"Pregnant women CMV causes brain damage in the human foetus, particularly in the earlier stages of pregnancy when internal organs are forming. If a baby in utero is exposed to the virus via the infected mother, they can suffer from hearing loss and mental retardation. Some babies stop growing as quickly as they should and experience developmental problems in affected organs, such as the liver. There is no risk if a baby catches CMV after being born."
Thankfully - This has now been ruled out, I show no signs of EVER having been infected which means its impossible for this to be what is wrong with Bean. Thankyou God!
"Babies exposed to toxoplasma before birth can have damage to their brain, ears, eyes and liver. Signs of damage may be present before birth (eg changes may be seen on ultrasound testing), or at birth, but they also may only become obvious later when the child is found to have hearing loss, vision problems or developmental problems. Toxoplasmosis can also cause miscarriage. "
This virus has also been ruled out as the cause of Bean's aneamia. I have also never been exposed to this, so once again, it is impossible for Bean to be suffering with it.
Parvovirus B19 -
Resulting in - Hydrops fetalis
Parvovirus infection in pregnant women is associated with hydrops fetalis due to severe fetal anemia, sometimes leading to miscarriage or stillbirth. The risk of fetal loss is about 10% if infection occurs before pregnancy week 20 (esp. between weeks 14-20), but minimal after then. Routine screening of the antenatal sample would enable the pregnant mother to determine the risk of infection. Knowledge of her status would allow the mother to avoid the risk of infection.The risk to the fetus will be reduced with correct diagnosis of the anemia (by ultrasound scans) and treatment (by blood transfusions). There is no evidence to suggest that Parvovirus B19 leads to developmental abnormalities in childhood.
THIS IS WHAT WE'RE PRAYING IS WRONG WITH BEAN! A relatively minor illness, with no associated birth defects. A blood transfusion would assist bean to get over this virus, but might not even be required in this case. Please God let this be the problem. We will not get the test results back for this until 4pm today, and the waiting is killing me.
The more serious, and complicated causes we could also be looking at with Bean are:
"Trisomy 13, also called Patau syndrome, is a chromosomal condition associated with severe intellectual disability and physical abnormalities in many parts of the body. Individuals with trisomy 13 often have heart defects, brain or spinal cord abnormalities, very small or poorly developed eyes (microphthalmia), extra fingers and/or toes, an opening in the lip (a cleft lip) with or without an opening in the roof of the mouth (a cleft palate), and weak muscle tone (hypotonia). Due to the presence of several life-threatening medical problems, many infants with trisomy 13 die within their first days or weeks of life. Only five percent to 10 percent of children with this condition live past their first year"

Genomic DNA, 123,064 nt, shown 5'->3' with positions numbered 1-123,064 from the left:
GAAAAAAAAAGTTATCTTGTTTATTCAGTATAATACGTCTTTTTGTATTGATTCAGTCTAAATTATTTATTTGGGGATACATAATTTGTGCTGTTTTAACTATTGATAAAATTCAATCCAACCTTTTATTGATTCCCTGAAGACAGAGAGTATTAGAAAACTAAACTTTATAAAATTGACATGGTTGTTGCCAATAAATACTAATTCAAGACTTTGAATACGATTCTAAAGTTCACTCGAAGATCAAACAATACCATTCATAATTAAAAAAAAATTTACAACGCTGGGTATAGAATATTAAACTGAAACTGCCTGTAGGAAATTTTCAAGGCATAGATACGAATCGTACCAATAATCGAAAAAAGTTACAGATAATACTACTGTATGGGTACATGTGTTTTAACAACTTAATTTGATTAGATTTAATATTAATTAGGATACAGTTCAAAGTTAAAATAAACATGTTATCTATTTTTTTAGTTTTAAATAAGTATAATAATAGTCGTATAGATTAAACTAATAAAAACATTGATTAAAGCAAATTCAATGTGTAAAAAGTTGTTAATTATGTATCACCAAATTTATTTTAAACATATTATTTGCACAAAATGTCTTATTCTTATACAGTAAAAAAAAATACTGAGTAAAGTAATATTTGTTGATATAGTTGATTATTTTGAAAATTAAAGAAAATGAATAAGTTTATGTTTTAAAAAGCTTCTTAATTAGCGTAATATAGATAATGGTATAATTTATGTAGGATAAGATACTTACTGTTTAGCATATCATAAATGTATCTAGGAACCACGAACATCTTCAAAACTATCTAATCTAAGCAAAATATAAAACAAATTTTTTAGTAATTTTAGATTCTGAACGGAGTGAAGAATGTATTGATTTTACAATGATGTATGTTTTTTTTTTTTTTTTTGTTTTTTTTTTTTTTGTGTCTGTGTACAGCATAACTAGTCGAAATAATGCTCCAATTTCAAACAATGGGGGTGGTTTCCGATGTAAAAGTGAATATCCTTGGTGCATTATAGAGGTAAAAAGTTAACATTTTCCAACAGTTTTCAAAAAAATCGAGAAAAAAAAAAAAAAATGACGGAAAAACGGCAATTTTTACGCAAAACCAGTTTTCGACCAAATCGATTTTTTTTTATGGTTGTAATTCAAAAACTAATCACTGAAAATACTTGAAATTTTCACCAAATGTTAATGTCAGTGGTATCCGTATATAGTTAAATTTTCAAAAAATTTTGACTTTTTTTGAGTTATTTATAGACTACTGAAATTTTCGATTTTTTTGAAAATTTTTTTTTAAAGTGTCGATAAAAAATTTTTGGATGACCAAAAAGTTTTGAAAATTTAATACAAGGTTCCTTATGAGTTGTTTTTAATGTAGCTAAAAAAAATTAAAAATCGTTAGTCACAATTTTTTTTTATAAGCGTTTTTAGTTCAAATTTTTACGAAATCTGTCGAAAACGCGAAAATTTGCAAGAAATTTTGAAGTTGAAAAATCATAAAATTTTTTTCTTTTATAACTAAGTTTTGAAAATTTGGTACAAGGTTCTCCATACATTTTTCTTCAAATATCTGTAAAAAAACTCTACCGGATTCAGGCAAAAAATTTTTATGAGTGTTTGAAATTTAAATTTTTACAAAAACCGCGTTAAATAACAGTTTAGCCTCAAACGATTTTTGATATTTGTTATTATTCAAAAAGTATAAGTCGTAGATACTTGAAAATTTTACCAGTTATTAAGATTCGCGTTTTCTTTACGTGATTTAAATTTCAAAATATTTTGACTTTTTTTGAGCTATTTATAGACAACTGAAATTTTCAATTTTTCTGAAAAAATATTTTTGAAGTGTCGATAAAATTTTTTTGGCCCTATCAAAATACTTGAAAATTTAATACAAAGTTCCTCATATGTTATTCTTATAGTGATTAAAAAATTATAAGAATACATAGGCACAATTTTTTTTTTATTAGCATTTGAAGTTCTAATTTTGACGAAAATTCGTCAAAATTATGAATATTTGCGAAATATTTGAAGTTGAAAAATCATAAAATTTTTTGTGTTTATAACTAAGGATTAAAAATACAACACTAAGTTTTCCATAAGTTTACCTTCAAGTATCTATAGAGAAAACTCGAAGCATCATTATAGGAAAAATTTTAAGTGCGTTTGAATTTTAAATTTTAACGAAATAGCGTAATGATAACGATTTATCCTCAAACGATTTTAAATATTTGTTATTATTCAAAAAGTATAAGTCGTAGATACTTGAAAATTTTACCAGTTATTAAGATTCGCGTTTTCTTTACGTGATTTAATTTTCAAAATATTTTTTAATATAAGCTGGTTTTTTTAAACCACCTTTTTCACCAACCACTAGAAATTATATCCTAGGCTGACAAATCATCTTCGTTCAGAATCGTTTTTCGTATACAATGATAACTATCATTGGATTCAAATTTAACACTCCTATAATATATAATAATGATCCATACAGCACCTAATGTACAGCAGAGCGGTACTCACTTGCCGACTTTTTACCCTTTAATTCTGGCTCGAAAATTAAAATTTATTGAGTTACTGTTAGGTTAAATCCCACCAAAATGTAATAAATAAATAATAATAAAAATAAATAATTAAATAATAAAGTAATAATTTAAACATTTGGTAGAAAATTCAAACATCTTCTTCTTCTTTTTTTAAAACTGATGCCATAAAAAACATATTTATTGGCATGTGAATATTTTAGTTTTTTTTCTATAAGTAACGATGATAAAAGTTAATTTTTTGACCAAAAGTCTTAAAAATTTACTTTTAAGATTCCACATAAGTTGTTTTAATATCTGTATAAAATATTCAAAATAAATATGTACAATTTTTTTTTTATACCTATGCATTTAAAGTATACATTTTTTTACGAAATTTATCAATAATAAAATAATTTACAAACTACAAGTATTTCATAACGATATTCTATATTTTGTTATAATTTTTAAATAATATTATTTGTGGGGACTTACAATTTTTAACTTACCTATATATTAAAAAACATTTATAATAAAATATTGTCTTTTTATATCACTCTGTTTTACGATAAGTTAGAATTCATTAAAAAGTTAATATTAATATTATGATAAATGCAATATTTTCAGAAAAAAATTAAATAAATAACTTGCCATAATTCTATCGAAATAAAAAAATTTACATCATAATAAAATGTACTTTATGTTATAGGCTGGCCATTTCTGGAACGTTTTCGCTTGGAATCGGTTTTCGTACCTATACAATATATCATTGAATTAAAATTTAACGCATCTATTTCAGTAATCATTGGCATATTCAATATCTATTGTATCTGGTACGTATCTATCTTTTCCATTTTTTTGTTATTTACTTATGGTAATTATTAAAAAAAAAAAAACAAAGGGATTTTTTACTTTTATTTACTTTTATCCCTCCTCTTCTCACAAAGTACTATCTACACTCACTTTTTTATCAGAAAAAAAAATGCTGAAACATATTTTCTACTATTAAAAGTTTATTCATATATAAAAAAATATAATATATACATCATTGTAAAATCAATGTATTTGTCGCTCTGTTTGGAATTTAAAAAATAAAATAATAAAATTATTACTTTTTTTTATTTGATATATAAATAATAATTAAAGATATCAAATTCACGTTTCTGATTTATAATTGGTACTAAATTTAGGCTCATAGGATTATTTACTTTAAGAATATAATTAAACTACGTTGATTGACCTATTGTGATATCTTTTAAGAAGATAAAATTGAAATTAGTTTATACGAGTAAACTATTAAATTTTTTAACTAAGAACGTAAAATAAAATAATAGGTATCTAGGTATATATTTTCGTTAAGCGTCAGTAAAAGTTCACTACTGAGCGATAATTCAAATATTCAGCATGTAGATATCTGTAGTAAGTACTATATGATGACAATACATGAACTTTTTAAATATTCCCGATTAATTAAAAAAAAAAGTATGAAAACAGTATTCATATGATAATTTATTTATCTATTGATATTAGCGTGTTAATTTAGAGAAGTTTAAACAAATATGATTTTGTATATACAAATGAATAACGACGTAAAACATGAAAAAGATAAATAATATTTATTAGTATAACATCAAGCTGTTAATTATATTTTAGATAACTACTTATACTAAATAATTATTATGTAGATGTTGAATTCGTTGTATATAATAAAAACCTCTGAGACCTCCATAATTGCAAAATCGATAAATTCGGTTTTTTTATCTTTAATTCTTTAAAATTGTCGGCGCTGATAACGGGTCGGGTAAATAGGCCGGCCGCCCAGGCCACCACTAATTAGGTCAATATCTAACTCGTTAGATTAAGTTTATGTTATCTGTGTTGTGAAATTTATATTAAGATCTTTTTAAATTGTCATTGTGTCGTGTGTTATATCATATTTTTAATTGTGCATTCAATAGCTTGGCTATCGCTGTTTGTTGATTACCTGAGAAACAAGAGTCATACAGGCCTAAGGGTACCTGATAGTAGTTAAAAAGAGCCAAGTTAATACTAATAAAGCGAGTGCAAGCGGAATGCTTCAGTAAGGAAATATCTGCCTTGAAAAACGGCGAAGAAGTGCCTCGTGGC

We've been told if it is this - we should terminate. We won't. But that's the advice we've been given.
Trisomy 18 (Also known as Edwards Syndrome)
Infants born with Edwards syndrome may have some or all of the following characteristics: kidney malformations, structural heart defects at birth (i.e., ventricular septal defect, atrial septal defect, patent ductus arteriosus), intestines protruding outside the body (omphalocele), esophageal atresia, mental retardation, developmental delays, growth deficiency, feeding difficulties, breathing difficulties, and arthrogryposis (a muscle disorder that causes multiple joint contractures at birth).
Some physical malformations associated with Edwards syndrome include: a small head (microcephaly) accompanied by a prominent back portion of the head (occiput), low-set, malformed ears, abnormally small jaw (micrognathia), cleft lip/cleft palate, upturned nose, narrow eyelid folds (palpebral fissures), widely-spaced eyes (ocular hypertelorism), drooping of the upper eyelids (ptosis), a short breast bone, clenched hands, underdeveloped thumbs and or nails, absent radius, webbing of the second and third toes, clubfoot or Rocker bottom feet, and undescended testicles in males.
In utero, the most common characteristic is cardiac anomalies, followed by central nervous system anomalies such as head shape abnormalities. The most common intracranial anomaly is the presence of choroid plexus cysts, which is a pocket of fluid on the brain that is not problematic in itself but may be a marker for Trisomy 18. Sometimes excess amniotic fluid or polyhydramnios is exhibited.
Again, if this is the diagnosis, so far, each and every doctor, has advised we terminate the pregnancy. Again, not an option, but the recommendation.
Down syndrome is set of mental and physical symptoms that result from having an extra copy of chromosome 21. Even though people with Down syndrome may have some physical and mental features in common, symptoms of Down syndrome can range from mild to severe. Usually, mental development and physical development are slower in people with Down syndrome than in those without it.
People with the syndrome may also have other health problems. They may be born with heart disease. They may have dementia. They may have hearing problems and problems with the intestines, eyes, thyroid and skeleton.
The chance of having a baby with Down syndrome increases as a woman gets older. Down syndrome cannot be cured. However, many people with Down syndrome live productive lives well into adulthood.
I have nothing really to say about this. Its a permanent, often disastrous condition and it breaks my heart to think that this might be what is wrong with our bean.
Keep praying for Parvovirus - its the only thing i think i can handle right now.